By Dr. Gunjan Gupta Govil
The growth of technology in today’s world has caused more damage to human health than convenience. The unrestricted use of cellphones, computers, laptops, and wireless connections has not only made us reliant, but it has also had a number of negative health consequences. Since the outbreak of the COVID-19 pandemic, there has been a significant movement toward digital transformation, which includes, but is not limited to, schooling and binge-watching on OTT platforms. Thus making people slaves to electronic gadgets.
Technological breakthroughs have ushered us into the digital era, resulting in lifestyle changes that have resulted in a slew of health issues, infertility being one among them. It is a fact that today’s technology has affected male as well as female fertility immensely. Studies state that levels of electromagnetic radiation emitted from smart gadgets and cellular towers are ten to fifteen times higher in India, in comparison to other countries Radiation exposure has been linked to different sorts of fertility problems in 10–12% of Indian couples.
The use of wireless technology like routers, dongles, or wireless internet devices like wireless mouse & keyboards has raised the risk of exposure to harmful radiation. They use non-ionizing radio-frequency radiation to work, much like every other digital device, generating the equal degree of hazard.Low-level electromagnetic waves emitted by wireless technology gadgets can harm one’s health and fertility, causing cellular damage and raising the risk of cancer.
How do radiations affect fertility?
Men’s sperm count, motility, and concentration can all be harmed by prolonged smartphone use. Because testes are more heat-sensitive than ovaries, keeping phones in pockets and laptops on laps for extended periods of time may reduce sperm quality and quantity. Such problems arise because the heat and radiation released are particularly harmful to sperm cell division and may cause morphological damage. Radiation damages DNA, reducing the ability of cells to self-repair. When radiations are drawn to cells having high division and growth rates like sperm and ovum, it hampers fertilization thus preventing conception or leading to miscarriage
Factors Other than radiation?
Overconsumption of television is linked to junk food consumption and lethargy, while western influence has led to individuals using alcohol and smoke as a style and status symbol. Obesity is one of the leading causes of infertility, and it is caused by eating junk food and leading a sedentary lifestyle. Obesity has been linked to male libido decline and female sexual desire loss. Obesity not only leads to a lack of sexual desire but also leads to early exhaustion during sex. According to a research published in the American Journal of Epidemiology, watching TV for more than 20 hours per week is connected to a 35 percent decline in sperm count. Furthermore, watching TV for more than 5 hours a day showed a significant drop in sperm count and testosterone levels in the body.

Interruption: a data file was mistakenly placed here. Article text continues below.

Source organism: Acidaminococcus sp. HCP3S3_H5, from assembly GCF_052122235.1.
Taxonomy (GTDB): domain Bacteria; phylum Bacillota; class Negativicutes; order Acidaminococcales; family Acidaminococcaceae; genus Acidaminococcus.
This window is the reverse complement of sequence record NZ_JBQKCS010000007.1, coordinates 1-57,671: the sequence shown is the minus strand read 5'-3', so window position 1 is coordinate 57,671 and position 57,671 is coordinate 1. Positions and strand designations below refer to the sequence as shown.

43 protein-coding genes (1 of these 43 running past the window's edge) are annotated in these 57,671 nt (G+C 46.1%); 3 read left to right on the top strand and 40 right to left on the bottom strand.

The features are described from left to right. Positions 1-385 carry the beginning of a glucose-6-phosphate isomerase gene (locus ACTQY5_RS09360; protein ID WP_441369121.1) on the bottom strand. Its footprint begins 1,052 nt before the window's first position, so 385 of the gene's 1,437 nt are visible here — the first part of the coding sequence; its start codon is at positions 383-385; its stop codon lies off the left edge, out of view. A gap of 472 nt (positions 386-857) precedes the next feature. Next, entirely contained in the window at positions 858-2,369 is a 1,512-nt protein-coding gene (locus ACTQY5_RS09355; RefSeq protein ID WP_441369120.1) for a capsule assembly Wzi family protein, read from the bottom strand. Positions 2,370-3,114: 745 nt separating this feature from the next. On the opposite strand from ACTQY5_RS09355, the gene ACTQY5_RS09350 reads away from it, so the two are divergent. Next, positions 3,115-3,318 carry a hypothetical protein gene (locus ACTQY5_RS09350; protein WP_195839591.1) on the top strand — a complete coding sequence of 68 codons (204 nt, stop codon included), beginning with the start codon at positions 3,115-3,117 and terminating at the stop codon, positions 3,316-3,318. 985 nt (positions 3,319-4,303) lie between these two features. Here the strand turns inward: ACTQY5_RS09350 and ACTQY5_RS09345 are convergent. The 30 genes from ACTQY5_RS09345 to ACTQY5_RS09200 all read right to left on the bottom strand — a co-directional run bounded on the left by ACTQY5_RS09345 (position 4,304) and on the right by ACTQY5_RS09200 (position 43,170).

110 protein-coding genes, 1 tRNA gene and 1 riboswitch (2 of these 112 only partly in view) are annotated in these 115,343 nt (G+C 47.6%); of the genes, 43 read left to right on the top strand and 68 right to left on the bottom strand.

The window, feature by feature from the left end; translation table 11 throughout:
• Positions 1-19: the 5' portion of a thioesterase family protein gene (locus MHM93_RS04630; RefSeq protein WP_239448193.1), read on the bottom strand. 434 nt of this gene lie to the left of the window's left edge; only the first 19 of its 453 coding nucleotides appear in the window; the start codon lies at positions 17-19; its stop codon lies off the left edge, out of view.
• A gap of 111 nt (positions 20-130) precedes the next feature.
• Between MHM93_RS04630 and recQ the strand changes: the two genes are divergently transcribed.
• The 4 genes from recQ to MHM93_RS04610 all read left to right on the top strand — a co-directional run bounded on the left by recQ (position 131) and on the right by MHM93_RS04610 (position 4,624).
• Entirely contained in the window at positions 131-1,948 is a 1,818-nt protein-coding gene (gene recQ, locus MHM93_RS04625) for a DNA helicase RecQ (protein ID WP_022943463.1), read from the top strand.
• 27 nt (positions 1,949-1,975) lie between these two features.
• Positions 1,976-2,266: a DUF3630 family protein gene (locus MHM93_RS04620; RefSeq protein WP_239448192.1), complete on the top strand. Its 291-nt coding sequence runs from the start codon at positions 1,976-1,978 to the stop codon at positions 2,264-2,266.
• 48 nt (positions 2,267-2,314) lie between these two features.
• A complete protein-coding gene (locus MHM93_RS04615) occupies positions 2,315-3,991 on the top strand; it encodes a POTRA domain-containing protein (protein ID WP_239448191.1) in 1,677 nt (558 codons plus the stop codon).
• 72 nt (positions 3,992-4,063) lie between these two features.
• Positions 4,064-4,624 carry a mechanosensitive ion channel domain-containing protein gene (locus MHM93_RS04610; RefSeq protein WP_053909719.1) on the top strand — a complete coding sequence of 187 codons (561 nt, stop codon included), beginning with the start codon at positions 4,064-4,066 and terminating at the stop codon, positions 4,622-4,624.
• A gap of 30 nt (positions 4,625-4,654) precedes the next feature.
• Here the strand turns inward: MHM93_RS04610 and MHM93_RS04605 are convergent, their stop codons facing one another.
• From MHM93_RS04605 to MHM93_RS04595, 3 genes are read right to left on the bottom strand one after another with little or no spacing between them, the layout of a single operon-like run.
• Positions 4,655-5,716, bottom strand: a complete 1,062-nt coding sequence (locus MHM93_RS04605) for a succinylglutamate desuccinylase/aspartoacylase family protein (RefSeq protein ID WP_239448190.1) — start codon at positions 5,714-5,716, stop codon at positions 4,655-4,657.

According to the study published in the British Journal of Sports Medicine, sperm samples collected from 200 students aged between 18 – 22 years for lab analysis showed a link between a sedentary lifestyle and low sperm count The average sperm count of binge-watchers was 37 Mn per mL, compared to 52 Mn per mL for individuals who rarely watch television. The sperm count of TV junkies was found to be 38 percent lower than that of people who had a less sedentary lifestyle. Moreover, the study reported that developing the risk of dying from a blood clot in the lungs due to fatal pulmonary embolism was raised by 45% with every hour of additional digital consumption (say TV) per day.
With recent technological advancements made in the field of medical science, assisted reproductive techniques (ART) have become a boon in treating several couples allowing them to enjoy parenthood. Through the use of robot-assisted operations, the procedures have grown simpler, safer, and less complicated.
(The author is Founder & Chairman, Gunjan IVF World Group. Views expressed are personal and do not reflect the official position or policy of FinancialExpress.com.)